Location Efficiency and Housing Type – Boiling it Down to BTUs

BTU Consumption

We came across an article from the Environmental Protection Agency (EPA) touting multi-family, location-efficient projects as the most energy efficient form of housing. According to the EPA study,

“The most effective way to reduce energy consumption is to locate homes…where households could replace some automobile use with transit use.”

As architects who design 21st Century sustainable communities one project at a time, our design for the transit-oriented mixed-use 100% affordable housing development at 270 Centre Street in Roxbury supports the long-term sustainability of Jackson Square by incorporating a range of strategies that boosts energy efficiency. First, its location-efficient site, in walking distance to stores, services, and mass transit, will reduce residents’ reliance on cars. Secondly, the multi-family design limits heat loss in the winter and heat gain in the summer by sharing internal walls. Finally, the building incorporates both energy-efficient construction techniques andsystems, like a reflective roof membrane and energy efficient windows, and common-sense sustainable practices, like daylighting in public circulation spaces, to drive down energy requirements.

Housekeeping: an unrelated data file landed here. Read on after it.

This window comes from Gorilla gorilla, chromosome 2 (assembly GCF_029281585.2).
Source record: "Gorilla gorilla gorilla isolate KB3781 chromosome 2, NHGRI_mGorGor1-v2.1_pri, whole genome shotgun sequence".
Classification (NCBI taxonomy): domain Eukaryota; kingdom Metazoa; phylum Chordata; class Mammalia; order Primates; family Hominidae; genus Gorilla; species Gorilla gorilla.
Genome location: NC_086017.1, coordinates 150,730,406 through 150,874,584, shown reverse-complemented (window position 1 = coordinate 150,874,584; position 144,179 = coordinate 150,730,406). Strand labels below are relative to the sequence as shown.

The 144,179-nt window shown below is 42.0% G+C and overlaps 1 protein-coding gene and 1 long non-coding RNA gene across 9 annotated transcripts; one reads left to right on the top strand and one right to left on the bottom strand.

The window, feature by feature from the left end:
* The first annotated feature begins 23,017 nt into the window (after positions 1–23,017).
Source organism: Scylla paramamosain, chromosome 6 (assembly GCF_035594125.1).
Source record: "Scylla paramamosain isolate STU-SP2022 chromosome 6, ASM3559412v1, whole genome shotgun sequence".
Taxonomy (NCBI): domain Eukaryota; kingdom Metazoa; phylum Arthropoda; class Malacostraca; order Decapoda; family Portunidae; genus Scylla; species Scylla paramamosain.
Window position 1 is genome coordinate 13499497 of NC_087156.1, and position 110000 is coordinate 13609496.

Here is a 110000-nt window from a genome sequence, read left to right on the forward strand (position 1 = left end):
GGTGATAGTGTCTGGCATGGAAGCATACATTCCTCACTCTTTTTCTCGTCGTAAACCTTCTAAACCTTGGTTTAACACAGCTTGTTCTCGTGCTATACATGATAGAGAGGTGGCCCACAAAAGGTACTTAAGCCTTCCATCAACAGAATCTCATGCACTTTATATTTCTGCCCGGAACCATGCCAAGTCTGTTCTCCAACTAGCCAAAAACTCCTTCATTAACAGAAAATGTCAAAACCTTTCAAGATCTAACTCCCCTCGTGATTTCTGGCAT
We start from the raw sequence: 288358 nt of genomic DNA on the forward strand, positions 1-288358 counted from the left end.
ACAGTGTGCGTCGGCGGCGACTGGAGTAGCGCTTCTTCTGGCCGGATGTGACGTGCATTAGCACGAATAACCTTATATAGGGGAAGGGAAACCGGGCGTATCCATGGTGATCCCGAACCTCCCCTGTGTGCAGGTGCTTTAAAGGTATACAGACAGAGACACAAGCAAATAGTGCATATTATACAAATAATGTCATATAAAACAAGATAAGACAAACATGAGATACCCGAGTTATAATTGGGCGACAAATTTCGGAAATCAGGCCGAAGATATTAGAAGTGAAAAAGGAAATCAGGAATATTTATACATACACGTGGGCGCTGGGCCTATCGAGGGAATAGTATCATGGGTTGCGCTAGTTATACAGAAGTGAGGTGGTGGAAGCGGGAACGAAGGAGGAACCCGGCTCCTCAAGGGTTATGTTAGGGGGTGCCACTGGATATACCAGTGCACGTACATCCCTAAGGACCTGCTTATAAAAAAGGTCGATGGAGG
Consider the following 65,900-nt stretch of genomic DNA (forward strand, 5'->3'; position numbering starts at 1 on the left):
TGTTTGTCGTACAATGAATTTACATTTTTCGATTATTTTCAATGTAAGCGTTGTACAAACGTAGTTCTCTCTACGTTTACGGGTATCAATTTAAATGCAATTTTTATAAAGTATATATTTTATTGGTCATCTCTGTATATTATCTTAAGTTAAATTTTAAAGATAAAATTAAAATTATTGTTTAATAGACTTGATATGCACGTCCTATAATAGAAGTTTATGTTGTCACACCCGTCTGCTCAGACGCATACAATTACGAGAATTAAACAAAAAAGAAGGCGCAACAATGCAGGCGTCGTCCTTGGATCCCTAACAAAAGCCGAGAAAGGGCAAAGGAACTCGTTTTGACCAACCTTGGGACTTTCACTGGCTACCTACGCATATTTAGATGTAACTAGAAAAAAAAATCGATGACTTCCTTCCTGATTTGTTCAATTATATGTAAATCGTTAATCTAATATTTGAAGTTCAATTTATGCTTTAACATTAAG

The EPA study verifies what we’ve long believed: Mixed-use transit-oriented buildings have environmental and economic benefits. They shrink per capita energy use, which reduces dependence on fossil fuels, and they free up resources, as lower energy costs mean residents have more money to spend in the community. The 1400 applications JPNDC received for 270 Centre Street’s 40 housing units demonstrate the overwhelming need and strong demand for this type of affordable, sustainable development in Boston.

To read the EPA artcle, please click here: http://www.epa.gov/smartgrowth/location_efficiency_BTU.htm

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